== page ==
That logic which, while it was used to prove that Presbyterians and Independents ought to bear imprisonment and confiscation with meekness, seemed to be of very little force when the question was whether Anglican bishops should be imprisoned and the revenues of Anglican colleges confiscated. It has been often repeated, from the pulpits of all the cathedrals in the land, that the apostolical injunction to obey the civil magistrate was absolute and universal, and that it was impious presumption in man to limit a precept which had been promulgated without any limitation in the Word of God.
Now, however, divines whose sagacity had been sharpened by the imminent danger in which they stood of being turned out of their livings and prebends to make room for Papists discovered flaws in the reasoning which had formerly been so convincing. The ethical parts of Scripture were not to be construed like Acts of Parliament or like the casuistical treatises of the Schoolmen. What Christian really turned the left cheek to the ruffian who had smitten the right? What Christian really gave his cloak to the thieves who had taken his coat away? Both in the Old and in the New Testament, general rules were perpetually laid down unaccompanied by the exceptions. Thus, there was a general command not to kill unaccompanied by any reservation in favor of the warrior who kills in defense of his king and country. There was a general command not to swear, unaccompanied by any reservation in favor of the witness who swears to speak the truth before a judge. Yet, the lawfulness of defensive war, and of the judicial oaths, was disputed only by a few obscure sectaries, and was positively affirmed in the Articles of the Church of England. All the arguments which showed that the Quaker who refused to bear arms or to kiss the Gospels were unreasonable and perverse might be turned against those who denied to subjects the right of resisting extreme tyranny by force. If it was contended that the texts which prohibited homicide and the texts which prohibited swearing, though generally expressed, must be construed in subordination to the great commandment by which every man is enjoined to promote the welfare of his neighbors and would, when so construed, be found not to apply to cases in which homicide or swearing might be absolutely necessary to protect the dearest interests of society, it was not easy to deny that the texts which prohibited resistance ought to be construed in the same manner. If the ancient people of God had been directed, sometimes, to destroy human life and, sometimes, to bind themselves by oaths, they had also been directed, sometimes, to resist evil princes. If early fathers of the church had occasionally used language which seemed to imply that they disapproved of all resistance, they had also occasionally used language which seemed to imply that they disapproved of all war and of all oaths.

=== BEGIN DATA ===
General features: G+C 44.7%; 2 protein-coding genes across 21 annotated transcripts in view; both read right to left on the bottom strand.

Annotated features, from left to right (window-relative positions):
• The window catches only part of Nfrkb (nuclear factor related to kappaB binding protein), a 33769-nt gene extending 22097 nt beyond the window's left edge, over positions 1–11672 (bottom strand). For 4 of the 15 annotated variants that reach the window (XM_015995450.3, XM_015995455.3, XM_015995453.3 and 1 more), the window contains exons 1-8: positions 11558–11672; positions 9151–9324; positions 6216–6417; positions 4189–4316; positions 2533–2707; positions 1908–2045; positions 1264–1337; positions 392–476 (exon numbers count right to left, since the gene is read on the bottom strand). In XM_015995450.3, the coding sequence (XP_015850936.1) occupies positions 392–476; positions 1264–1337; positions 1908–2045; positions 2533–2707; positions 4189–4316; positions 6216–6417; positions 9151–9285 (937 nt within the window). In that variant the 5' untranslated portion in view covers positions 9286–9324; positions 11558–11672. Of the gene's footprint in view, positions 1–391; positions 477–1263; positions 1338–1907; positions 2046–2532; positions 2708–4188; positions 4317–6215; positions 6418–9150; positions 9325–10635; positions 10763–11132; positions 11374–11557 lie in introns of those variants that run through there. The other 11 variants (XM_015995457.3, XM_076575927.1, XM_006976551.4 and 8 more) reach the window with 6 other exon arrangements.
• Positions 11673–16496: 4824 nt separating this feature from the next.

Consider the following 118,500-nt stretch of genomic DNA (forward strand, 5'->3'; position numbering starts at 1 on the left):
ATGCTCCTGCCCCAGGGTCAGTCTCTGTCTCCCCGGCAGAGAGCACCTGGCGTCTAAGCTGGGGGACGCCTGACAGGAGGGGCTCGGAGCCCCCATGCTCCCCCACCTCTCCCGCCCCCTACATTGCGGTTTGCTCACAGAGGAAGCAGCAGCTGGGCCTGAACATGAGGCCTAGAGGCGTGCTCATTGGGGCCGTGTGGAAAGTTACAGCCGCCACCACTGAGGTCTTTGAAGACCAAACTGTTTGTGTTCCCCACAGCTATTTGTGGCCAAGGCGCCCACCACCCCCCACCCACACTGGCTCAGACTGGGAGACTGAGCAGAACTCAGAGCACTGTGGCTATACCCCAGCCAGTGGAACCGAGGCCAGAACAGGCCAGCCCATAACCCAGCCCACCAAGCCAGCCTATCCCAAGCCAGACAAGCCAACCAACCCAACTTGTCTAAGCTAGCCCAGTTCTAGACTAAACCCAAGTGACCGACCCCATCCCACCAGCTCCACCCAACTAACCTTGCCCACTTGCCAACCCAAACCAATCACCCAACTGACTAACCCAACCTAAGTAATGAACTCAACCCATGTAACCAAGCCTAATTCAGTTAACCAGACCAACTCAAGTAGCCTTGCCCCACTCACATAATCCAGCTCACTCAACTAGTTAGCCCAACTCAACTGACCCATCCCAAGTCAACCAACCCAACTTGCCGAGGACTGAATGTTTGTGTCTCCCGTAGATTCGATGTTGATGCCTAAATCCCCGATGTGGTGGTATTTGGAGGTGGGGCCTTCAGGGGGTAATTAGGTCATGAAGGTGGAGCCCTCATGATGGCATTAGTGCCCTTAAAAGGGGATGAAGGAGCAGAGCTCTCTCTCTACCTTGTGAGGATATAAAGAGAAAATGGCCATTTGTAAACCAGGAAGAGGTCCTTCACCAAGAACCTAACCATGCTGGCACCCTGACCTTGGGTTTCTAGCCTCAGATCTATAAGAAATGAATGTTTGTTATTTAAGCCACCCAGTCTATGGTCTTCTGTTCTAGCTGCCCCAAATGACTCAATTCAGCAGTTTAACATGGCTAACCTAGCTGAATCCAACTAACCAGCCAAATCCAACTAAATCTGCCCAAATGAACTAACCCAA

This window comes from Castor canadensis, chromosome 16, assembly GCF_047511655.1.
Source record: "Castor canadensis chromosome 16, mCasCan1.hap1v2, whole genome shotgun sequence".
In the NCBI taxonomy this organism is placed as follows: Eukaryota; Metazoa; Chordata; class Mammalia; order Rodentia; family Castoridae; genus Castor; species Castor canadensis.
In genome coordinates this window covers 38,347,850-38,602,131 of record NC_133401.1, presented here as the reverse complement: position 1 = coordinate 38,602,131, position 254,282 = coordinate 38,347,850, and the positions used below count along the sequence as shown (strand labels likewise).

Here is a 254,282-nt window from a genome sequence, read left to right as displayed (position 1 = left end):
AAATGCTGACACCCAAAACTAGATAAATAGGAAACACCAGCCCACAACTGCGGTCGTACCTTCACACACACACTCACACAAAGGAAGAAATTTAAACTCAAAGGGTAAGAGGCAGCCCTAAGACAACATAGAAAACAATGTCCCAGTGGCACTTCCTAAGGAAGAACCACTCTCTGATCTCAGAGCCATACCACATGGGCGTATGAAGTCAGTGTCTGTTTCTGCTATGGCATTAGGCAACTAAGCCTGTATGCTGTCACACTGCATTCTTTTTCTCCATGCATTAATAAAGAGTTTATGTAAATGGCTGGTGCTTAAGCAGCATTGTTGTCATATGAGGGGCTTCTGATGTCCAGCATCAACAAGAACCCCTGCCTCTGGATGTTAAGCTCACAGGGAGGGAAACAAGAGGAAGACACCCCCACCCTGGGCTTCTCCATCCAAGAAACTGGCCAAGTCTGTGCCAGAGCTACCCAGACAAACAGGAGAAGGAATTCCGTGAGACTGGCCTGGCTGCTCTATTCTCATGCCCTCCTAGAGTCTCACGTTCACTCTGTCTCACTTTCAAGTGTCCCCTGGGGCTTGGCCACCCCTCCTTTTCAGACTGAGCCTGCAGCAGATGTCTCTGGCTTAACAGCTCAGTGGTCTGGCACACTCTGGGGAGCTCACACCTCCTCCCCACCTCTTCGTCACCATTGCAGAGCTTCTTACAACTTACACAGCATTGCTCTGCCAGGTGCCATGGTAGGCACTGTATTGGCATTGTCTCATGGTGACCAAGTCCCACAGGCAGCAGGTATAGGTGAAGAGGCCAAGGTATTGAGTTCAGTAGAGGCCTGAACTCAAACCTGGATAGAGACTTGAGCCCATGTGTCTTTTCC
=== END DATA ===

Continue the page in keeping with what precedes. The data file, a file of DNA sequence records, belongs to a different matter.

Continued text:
In truth, the doctrine of passive obedience, as taught at Oxford in the reign of Charles the Second, can be deduced from the Bible only by a mode of interpretation which would irresistibly lead us to the conclusions of Barclay and Penn. – Thomas Babington Macaulay (1800-1859), from The History of England from the Accession of James II (Chapter 19)